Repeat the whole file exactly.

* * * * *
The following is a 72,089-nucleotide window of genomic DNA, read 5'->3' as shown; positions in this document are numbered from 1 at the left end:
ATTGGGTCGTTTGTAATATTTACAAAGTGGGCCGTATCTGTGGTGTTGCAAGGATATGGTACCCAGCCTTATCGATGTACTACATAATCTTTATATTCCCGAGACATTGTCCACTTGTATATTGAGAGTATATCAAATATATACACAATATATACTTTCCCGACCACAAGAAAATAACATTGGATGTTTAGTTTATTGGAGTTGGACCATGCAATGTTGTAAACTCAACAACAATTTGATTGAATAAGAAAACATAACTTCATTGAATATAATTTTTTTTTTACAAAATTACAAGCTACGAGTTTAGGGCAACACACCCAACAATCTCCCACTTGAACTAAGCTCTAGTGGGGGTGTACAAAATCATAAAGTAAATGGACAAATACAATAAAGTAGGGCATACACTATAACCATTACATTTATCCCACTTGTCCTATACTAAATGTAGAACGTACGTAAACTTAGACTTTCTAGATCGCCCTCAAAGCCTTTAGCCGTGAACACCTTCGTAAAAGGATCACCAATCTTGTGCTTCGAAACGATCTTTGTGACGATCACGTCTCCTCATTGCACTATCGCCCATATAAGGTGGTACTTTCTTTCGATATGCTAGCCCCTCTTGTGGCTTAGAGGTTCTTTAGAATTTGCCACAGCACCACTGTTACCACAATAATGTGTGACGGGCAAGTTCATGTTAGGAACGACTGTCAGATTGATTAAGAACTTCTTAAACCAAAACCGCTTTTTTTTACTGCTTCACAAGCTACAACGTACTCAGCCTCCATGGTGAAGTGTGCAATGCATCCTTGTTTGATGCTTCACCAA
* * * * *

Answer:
The following is a 72,089-nucleotide window of genomic DNA, read 5'->3' as shown; positions in this document are numbered from 1 at the left end:
ATTGGGTCGTTTGTAATATTTACAAAGTGGGCCGTATCTGTGGTGTTGCAAGGATATGGTACCCAGCCTTATCGATGTACTACATAATCTTTATATTCCCGAGACATTGTCCACTTGTATATTGAGAGTATATCAAATATATACACAATATATACTTTCCCGACCACAAGAAAATAACATTGGATGTTTAGTTTATTGGAGTTGGACCATGCAATGTTGTAAACTCAACAACAATTTGATTGAATAAGAAAACATAACTTCATTGAATATAATTTTTTTTTTACAAAATTACAAGCTACGAGTTTAGGGCAACACACCCAACAATCTCCCACTTGAACTAAGCTCTAGTGGGGGTGTACAAAATCATAAAGTAAATGGACAAATACAATAAAGTAGGGCATACACTATAACCATTACATTTATCCCACTTGTCCTATACTAAATGTAGAACGTACGTAAACTTAGACTTTCTAGATCGCCCTCAAAGCCTTTAGCCGTGAACACCTTCGTAAAAGGATCACCAATCTTGTGCTTCGAAACGATCTTTGTGACGATCACGTCTCCTCATTGCACTATCGCCCATATAAGGTGGTACTTTCTTTCGATATGCTAGCCCCTCTTGTGGCTTAGAGGTTCTTTAGAATTTGCCACAGCACCACTGTTACCACAATAATGTGTGACGGGCAAGTTCATGTTAGGAACGACTGTCAGATTGATTAAGAACTTCTTAAACCAAAACCGCTTTTTTTTACTGCTTCACAAGCTACAACGTACTCAGCCTCCATGGTGAAGTGTGCAATGCATCCTTGTTTGATGCTTCACCAA